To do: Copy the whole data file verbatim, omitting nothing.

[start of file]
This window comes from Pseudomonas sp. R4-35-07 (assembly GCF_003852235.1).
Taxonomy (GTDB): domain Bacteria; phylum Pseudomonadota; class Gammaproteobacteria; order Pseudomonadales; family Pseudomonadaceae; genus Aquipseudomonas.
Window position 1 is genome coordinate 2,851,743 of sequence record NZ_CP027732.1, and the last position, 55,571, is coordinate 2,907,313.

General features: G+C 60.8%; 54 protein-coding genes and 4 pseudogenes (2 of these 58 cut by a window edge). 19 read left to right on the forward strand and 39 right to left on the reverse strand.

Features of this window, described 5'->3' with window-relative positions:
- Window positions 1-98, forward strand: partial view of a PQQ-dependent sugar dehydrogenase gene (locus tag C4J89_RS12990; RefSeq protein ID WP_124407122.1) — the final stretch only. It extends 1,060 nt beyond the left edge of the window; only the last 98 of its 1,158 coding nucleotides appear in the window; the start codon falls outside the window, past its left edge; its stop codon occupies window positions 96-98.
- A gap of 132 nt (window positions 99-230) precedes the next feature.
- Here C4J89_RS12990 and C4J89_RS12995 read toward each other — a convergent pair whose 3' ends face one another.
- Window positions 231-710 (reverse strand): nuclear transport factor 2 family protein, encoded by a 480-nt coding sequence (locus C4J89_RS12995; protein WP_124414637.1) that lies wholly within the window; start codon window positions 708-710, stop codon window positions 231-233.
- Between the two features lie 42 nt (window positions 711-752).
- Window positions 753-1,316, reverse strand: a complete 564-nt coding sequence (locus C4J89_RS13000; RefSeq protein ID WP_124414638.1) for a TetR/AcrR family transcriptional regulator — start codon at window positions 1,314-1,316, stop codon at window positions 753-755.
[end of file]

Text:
This window comes from Pseudomonas sp. R4-35-07 (assembly GCF_003852235.1).
Taxonomy (GTDB): domain Bacteria; phylum Pseudomonadota; class Gammaproteobacteria; order Pseudomonadales; family Pseudomonadaceae; genus Aquipseudomonas.
Window position 1 is genome coordinate 2,851,743 of sequence record NZ_CP027732.1, and the last position, 55,571, is coordinate 2,907,313.

General features: G+C 60.8%; 54 protein-coding genes and 4 pseudogenes (2 of these 58 cut by a window edge). 19 read left to right on the forward strand and 39 right to left on the reverse strand.

Features of this window, described 5'->3' with window-relative positions:
- Window positions 1-98, forward strand: partial view of a PQQ-dependent sugar dehydrogenase gene (locus tag C4J89_RS12990; RefSeq protein ID WP_124407122.1) — the final stretch only. It extends 1,060 nt beyond the left edge of the window; only the last 98 of its 1,158 coding nucleotides appear in the window; the start codon falls outside the window, past its left edge; its stop codon occupies window positions 96-98.
- A gap of 132 nt (window positions 99-230) precedes the next feature.
- Here C4J89_RS12990 and C4J89_RS12995 read toward each other — a convergent pair whose 3' ends face one another.
- Window positions 231-710 (reverse strand): nuclear transport factor 2 family protein, encoded by a 480-nt coding sequence (locus C4J89_RS12995; protein WP_124414637.1) that lies wholly within the window; start codon window positions 708-710, stop codon window positions 231-233.
- Between the two features lie 42 nt (window positions 711-752).
- Window positions 753-1,316, reverse strand: a complete 564-nt coding sequence (locus C4J89_RS13000; RefSeq protein ID WP_124414638.1) for a TetR/AcrR family transcriptional regulator — start codon at window positions 1,314-1,316, stop codon at window positions 753-755.